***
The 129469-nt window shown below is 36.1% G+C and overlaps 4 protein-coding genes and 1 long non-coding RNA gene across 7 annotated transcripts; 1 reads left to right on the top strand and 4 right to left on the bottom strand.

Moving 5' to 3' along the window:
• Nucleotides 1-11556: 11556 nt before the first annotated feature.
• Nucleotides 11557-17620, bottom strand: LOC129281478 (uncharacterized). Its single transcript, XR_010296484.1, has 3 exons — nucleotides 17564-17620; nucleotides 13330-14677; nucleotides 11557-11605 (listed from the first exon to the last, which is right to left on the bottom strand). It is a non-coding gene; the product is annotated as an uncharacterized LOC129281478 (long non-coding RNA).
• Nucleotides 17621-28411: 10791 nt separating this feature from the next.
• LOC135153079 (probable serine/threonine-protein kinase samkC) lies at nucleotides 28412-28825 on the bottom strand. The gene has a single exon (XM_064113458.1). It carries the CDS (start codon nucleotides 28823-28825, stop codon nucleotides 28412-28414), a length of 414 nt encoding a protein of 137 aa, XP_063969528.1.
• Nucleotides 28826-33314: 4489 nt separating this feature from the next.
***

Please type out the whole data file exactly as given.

The 129469-nt window shown below is 36.1% G+C and overlaps 4 protein-coding genes and 1 long non-coding RNA gene across 7 annotated transcripts; 1 reads left to right on the top strand and 4 right to left on the bottom strand.

Moving 5' to 3' along the window:
• Nucleotides 1-11556: 11556 nt before the first annotated feature.
• Nucleotides 11557-17620, bottom strand: LOC129281478 (uncharacterized). Its single transcript, XR_010296484.1, has 3 exons — nucleotides 17564-17620; nucleotides 13330-14677; nucleotides 11557-11605 (listed from the first exon to the last, which is right to left on the bottom strand). It is a non-coding gene; the product is annotated as an uncharacterized LOC129281478 (long non-coding RNA).
• Nucleotides 17621-28411: 10791 nt separating this feature from the next.
• LOC135153079 (probable serine/threonine-protein kinase samkC) lies at nucleotides 28412-28825 on the bottom strand. The gene has a single exon (XM_064113458.1). It carries the CDS (start codon nucleotides 28823-28825, stop codon nucleotides 28412-28414), a length of 414 nt encoding a protein of 137 aa, XP_063969528.1.
• Nucleotides 28826-33314: 4489 nt separating this feature from the next.